WRIGHT: Before he got in that circle.

KLEIN: Which circle?

WRIGHT: That circle of -- once you get in that -- sucked into that world.

KLEIN: Are you talking about in Springfield or later on?

WRIGHT: No, at the national level.


HANNITY: He was a man of integrity, of heart, of principles. But Reverend Wright, in this interview, knowing an important re-election is coming up and saying, he is no longer --

KLEIN: No longer that man. No longer the man that you thought he was in 2008, that the public thought he was in 2008. He has changed. He has become a different person.

HANNITY: Now, Wright did say that Obama told him that, quote, "they don't want a black man with his finger on the nuclear trigger." He is quoting Barack Obama on that, right?

KLEIN: Yes. Yes.

HANNITY: Listen to this.


WRIGHT: I remember, him saying this to me, in my home, he said, they don't want a black man with his finger on the nuclear trigger. Rev., that's what they want.

KLEIN: They don't.

WRIGHT: They don't.

KLEIN: They don't want a black man with his finger on the nuclear trigger.

WRIGHT: And that's what being the President of the United States means.

KLEIN: That's right.

WRIGHT: And that's why there is so much hatred. And that's why -- well, you say that now, but after you are elected and you are in that circle. You sit in the war room and watch a hit. That's when justice has been done. That's a professional hit. That's an assassination --

KLEIN: He said that in the living room?

WRIGHT: No, no, no, I am saying --


WRIGHT: Hey! You just sit in your war room with Hillary and Michelle and whoever else and watch with the cameras on this helmet of the Navy SEAL team, pull off a professional hit! Why don't you give the man a trial? Could it be that you don't want him on the stand telling what he knows. Why -- why murder? That's not justice! That's murder.

KLEIN: Assassination.

WRIGHT: Assassination.

KLEIN: Right.

WRIGHT: That is not the Barack - (INAUDIBLE) that's not the Barack I knew. That's not the Barack I knew across the years, that's not the Barack I knew before he got political aspirations.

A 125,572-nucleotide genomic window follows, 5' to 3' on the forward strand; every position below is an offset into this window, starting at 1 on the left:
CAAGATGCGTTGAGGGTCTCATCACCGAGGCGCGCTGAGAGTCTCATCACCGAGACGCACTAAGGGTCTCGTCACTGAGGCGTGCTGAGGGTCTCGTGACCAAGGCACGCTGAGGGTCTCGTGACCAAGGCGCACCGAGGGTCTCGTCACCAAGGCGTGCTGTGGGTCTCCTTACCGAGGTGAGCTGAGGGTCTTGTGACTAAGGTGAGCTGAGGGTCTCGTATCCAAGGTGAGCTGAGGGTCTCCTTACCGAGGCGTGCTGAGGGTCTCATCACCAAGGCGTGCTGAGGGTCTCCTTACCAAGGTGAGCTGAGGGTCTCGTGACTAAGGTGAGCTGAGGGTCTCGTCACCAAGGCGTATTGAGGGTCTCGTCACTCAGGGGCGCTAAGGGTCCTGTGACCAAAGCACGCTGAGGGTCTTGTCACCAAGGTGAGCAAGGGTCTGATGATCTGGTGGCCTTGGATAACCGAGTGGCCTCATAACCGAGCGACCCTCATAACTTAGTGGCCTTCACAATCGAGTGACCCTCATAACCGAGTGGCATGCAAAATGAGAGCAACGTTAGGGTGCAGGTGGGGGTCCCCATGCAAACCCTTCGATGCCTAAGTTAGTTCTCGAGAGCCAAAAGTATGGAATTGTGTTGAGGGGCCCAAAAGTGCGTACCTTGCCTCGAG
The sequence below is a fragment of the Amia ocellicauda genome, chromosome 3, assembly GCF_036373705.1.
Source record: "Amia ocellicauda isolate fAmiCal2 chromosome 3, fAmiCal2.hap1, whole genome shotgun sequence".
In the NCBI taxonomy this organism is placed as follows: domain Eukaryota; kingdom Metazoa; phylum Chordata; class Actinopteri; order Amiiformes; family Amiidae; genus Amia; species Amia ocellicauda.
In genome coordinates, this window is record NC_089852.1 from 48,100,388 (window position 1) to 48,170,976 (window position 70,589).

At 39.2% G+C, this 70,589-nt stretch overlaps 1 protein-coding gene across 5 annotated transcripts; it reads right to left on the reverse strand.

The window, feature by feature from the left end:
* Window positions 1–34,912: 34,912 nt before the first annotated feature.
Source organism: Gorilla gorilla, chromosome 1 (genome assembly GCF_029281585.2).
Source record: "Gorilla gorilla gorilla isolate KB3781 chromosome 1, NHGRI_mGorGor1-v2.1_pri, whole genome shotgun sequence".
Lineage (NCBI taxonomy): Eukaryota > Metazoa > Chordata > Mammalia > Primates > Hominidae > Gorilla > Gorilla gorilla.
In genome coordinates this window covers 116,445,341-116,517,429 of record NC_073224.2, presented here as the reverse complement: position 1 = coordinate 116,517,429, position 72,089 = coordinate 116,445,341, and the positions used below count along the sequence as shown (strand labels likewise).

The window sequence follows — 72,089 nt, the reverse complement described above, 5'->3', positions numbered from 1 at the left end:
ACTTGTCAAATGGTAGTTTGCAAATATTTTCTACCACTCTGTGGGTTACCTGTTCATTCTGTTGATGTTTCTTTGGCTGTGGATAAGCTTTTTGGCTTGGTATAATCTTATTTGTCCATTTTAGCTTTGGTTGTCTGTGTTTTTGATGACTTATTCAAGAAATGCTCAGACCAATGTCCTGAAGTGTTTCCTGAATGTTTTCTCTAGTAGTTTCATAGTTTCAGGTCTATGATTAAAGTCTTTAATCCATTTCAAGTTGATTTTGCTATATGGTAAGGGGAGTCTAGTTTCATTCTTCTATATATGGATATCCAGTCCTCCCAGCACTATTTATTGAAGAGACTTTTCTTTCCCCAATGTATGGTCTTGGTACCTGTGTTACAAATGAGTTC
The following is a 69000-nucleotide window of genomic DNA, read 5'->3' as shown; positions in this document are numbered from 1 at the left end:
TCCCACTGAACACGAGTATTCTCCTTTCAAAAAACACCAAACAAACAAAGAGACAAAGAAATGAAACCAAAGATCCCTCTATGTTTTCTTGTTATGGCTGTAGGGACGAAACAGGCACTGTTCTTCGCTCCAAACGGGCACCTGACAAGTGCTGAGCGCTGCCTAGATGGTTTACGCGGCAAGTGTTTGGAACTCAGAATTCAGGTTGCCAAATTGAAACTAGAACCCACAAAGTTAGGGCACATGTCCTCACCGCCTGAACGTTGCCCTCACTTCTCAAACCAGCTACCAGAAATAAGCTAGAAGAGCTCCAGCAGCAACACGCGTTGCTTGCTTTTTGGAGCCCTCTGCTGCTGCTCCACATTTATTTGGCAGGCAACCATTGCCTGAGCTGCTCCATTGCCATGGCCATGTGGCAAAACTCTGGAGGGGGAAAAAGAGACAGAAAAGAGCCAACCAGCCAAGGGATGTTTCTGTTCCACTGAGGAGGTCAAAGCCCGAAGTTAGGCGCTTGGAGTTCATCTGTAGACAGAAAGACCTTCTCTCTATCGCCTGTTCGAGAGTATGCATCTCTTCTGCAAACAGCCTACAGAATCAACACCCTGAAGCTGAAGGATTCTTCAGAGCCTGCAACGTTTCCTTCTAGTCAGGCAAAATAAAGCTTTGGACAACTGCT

HANNITY: Again, that's not the same Barack. But more importantly, what does this reveal about the president's views on race? Do you think -- what was he trying to communicate there? You were there with him?

KLEIN: Well, it was pretty clear to me that the president was saying that if he allied himself with the Reverend Wright, who was perceived as an angry black man, that the white electorate would be afraid to turn over to him the position of commander in chief in charge of nuclear weapons.

HANNITY: All right. Coming up, more of my interview with Ed Klein, some fascinating stuff coming up after the break. I am going to ask him why he -- meaning Klein, referred to me as a right-wing crazy. This answer may surprise you. Later on tonight, after Jon Lovitz made headlines with his vicious tirade against President Obama. And now in a shocking twist, he's receiving calls of support from his Hollywood friends. He's here to explain why. And did Mitt Romney make the wrong decision by saying that Wright should be off limits? That and more coming up tonight on "Hannity."


HANNITY: And welcome back to "Hannity." Here is more of my exclusive interview with author Ed Klein on the tapes of him and his interview with Reverend Wright.

Alright. He wouldn't take back the issue, this is the Sunday after 9/11, America's chickens, come home to roost. Wouldn't take it back.


HANNITY: Let's roll the tape.


KLEIN: If you had to do it over again, would you give that same sermon?

WRIGHT: Which sermon?

KLEIN: The one that was just --

WRIGHT: That was eight years ago. No! That sermon was 10 years ago.

KLEIN: Ten years ago.

WRIGHT: It was a Sunday after -- there are two different sermons. The sermon where I quoted what I heard on CNN, that (INAUDIBLE) writes about, that the Iraqi ambassador said maybe America's chickens are coming home to roost. They put those words in my mouth. (INAUDIBLE) says, you need to stop quoting people (INAUDIBLE).

KLEIN: Right.

WRIGHT: That was preached 10 years ago! 9/16/01. No, I wouldn't take it back. It's like taking back stuff I have been preaching since 1959.


HANNITY: He won't take it back.

KLEIN: No. He actually is doing two things in this interview, he's taking apart Barack Obama --